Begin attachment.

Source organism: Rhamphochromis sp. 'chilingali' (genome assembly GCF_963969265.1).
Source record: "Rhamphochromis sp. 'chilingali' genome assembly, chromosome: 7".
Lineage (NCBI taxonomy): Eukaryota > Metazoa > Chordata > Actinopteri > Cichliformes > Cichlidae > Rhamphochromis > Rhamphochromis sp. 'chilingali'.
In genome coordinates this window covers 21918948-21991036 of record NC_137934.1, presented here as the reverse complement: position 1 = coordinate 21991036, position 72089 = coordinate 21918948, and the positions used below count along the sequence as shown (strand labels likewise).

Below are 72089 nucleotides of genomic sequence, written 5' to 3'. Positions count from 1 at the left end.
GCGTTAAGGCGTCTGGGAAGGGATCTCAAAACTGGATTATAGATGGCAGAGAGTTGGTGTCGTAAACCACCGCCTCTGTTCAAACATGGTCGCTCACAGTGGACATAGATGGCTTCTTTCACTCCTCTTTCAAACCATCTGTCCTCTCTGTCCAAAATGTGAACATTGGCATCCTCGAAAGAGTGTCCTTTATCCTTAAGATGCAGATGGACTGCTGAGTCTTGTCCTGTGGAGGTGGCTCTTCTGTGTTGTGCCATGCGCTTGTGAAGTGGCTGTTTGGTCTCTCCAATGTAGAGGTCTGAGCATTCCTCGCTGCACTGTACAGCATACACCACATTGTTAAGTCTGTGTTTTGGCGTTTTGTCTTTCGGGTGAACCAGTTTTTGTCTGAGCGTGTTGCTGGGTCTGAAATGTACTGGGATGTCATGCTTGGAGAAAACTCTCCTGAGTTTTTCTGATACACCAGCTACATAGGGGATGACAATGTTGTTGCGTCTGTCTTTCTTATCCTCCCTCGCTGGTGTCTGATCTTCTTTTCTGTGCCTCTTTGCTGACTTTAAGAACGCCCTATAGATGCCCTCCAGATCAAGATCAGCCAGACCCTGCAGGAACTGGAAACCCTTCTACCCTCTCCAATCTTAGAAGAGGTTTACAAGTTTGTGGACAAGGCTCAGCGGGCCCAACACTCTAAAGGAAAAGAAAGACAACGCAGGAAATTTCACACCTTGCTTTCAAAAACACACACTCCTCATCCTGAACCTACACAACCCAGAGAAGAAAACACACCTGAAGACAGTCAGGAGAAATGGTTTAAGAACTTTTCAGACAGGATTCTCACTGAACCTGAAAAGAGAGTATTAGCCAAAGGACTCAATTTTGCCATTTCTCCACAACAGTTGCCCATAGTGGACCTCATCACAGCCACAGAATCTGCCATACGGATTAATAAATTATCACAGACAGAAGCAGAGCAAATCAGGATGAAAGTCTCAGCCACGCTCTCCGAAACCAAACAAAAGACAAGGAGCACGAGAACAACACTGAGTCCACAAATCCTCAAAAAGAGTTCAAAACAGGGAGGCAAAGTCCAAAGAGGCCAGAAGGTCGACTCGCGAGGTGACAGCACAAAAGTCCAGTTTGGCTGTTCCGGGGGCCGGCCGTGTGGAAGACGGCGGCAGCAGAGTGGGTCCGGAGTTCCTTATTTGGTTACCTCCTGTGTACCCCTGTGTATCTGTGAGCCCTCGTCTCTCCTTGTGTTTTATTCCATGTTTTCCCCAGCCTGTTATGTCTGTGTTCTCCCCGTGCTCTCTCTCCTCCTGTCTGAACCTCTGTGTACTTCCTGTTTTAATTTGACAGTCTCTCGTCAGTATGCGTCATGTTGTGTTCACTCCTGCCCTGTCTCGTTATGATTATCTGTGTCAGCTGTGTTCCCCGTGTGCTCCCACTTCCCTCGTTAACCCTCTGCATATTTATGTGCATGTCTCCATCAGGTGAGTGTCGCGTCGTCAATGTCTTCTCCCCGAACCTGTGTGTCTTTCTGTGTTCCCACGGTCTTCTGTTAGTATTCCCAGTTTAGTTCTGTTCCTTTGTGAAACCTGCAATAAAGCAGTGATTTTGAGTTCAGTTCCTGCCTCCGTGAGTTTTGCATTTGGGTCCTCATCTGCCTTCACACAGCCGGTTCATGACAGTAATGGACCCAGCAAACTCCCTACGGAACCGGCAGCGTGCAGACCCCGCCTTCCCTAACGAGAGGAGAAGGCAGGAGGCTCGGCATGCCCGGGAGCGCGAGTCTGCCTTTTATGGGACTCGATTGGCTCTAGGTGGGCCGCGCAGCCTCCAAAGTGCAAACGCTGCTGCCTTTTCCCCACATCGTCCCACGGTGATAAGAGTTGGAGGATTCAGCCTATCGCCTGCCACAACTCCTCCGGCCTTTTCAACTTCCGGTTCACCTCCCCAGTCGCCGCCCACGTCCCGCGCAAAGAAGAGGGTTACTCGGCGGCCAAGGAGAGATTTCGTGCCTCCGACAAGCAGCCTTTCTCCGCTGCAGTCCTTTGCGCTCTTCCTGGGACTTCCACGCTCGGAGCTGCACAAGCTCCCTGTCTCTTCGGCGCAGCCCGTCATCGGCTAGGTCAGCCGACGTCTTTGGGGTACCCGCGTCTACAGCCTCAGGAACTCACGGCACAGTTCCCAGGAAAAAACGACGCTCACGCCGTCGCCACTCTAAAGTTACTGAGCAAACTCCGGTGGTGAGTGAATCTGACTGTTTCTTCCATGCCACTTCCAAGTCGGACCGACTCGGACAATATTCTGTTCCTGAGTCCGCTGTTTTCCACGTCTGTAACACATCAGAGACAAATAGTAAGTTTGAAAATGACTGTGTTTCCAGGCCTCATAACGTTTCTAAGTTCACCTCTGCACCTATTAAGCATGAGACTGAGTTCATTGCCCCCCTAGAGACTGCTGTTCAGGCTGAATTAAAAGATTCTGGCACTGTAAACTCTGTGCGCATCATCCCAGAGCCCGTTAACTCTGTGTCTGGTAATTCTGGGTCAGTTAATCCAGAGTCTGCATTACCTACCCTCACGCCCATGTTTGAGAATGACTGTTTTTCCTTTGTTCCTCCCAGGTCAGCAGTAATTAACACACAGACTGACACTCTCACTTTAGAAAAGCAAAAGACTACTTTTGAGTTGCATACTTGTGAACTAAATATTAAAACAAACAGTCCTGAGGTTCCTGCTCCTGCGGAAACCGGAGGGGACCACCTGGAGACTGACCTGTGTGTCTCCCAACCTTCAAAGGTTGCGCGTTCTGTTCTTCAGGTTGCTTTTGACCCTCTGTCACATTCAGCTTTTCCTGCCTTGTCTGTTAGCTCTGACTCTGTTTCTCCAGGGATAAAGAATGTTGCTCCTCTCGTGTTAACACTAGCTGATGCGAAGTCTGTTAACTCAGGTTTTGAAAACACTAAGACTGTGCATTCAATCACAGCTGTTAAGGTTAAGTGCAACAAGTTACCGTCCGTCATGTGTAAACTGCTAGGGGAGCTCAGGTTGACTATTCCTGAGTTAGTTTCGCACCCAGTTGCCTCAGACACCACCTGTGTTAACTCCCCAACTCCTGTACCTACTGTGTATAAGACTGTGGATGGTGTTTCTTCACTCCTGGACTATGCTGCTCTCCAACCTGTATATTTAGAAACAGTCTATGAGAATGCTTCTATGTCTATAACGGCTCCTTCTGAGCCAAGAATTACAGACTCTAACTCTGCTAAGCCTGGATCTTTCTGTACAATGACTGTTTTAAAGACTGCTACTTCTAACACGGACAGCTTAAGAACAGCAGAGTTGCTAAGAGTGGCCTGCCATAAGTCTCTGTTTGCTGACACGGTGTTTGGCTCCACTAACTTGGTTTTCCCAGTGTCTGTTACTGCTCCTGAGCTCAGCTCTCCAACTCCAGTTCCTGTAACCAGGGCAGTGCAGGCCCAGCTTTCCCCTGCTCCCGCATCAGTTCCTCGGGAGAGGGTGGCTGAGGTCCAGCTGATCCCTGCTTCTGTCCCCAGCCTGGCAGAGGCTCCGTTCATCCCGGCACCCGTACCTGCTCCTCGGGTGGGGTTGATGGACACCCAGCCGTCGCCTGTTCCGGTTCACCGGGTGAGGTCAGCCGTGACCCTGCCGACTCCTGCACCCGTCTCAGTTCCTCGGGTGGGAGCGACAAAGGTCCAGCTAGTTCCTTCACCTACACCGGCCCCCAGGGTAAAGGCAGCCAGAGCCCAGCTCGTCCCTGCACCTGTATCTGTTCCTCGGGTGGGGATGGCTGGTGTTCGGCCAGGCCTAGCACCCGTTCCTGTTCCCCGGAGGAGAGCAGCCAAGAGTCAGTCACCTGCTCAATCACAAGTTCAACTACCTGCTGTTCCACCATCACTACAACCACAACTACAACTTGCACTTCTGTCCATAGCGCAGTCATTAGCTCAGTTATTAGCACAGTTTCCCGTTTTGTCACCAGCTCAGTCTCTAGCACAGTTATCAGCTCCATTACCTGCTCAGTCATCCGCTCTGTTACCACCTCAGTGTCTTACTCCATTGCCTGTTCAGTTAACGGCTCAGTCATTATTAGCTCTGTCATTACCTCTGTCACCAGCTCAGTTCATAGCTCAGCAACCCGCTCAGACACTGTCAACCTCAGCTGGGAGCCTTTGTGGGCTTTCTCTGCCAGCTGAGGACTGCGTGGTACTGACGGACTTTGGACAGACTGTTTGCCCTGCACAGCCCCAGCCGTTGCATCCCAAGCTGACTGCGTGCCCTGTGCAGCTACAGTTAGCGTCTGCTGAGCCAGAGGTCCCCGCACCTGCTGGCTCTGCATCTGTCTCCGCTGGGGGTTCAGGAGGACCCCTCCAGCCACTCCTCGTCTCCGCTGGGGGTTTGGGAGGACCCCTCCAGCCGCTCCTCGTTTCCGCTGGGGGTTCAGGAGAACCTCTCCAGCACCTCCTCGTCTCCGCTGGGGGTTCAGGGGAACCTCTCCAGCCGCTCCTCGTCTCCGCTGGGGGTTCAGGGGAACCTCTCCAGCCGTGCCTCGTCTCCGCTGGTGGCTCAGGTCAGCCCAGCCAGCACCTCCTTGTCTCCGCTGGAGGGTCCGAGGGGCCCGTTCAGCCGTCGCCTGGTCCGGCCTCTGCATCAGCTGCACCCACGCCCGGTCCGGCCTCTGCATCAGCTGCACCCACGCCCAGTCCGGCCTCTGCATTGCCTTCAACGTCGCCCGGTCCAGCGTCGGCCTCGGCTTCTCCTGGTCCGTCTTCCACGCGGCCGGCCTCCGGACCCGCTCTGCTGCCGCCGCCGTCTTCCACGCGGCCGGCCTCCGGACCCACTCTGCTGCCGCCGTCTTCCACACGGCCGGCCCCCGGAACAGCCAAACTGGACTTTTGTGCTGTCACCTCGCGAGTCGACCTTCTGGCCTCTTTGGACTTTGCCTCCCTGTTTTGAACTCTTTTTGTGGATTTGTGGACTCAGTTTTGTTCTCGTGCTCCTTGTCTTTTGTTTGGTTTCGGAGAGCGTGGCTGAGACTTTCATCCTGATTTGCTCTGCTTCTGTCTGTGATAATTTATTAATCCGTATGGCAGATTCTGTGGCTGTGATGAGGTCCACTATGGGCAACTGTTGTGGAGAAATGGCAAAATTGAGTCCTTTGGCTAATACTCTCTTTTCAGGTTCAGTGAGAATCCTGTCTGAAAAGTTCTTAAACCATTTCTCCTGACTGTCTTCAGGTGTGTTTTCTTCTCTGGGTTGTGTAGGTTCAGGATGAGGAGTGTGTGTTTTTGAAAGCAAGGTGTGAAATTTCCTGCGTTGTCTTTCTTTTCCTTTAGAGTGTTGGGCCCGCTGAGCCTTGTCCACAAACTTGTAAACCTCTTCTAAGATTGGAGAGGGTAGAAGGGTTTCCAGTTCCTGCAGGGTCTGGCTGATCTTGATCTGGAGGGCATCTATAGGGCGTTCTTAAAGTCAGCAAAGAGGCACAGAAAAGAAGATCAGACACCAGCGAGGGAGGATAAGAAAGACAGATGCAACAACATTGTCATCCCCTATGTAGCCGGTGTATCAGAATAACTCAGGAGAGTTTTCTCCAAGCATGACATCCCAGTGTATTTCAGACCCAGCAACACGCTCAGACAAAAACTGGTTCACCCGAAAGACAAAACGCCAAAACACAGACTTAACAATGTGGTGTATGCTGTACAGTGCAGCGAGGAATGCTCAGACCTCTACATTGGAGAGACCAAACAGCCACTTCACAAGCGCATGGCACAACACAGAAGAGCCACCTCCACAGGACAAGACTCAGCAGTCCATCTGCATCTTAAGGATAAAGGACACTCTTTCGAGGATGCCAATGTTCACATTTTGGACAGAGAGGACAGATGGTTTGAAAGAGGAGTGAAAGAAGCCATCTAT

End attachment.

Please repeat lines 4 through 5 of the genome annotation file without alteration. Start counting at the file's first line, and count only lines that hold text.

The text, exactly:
In genome coordinates this window covers 21918948-21991036 of record NC_137934.1, presented here as the reverse complement: position 1 = coordinate 21991036, position 72089 = coordinate 21918948, and the positions used below count along the sequence as shown (strand labels likewise).

Below are 72089 nucleotides of genomic sequence, written 5' to 3'. Positions count from 1 at the left end.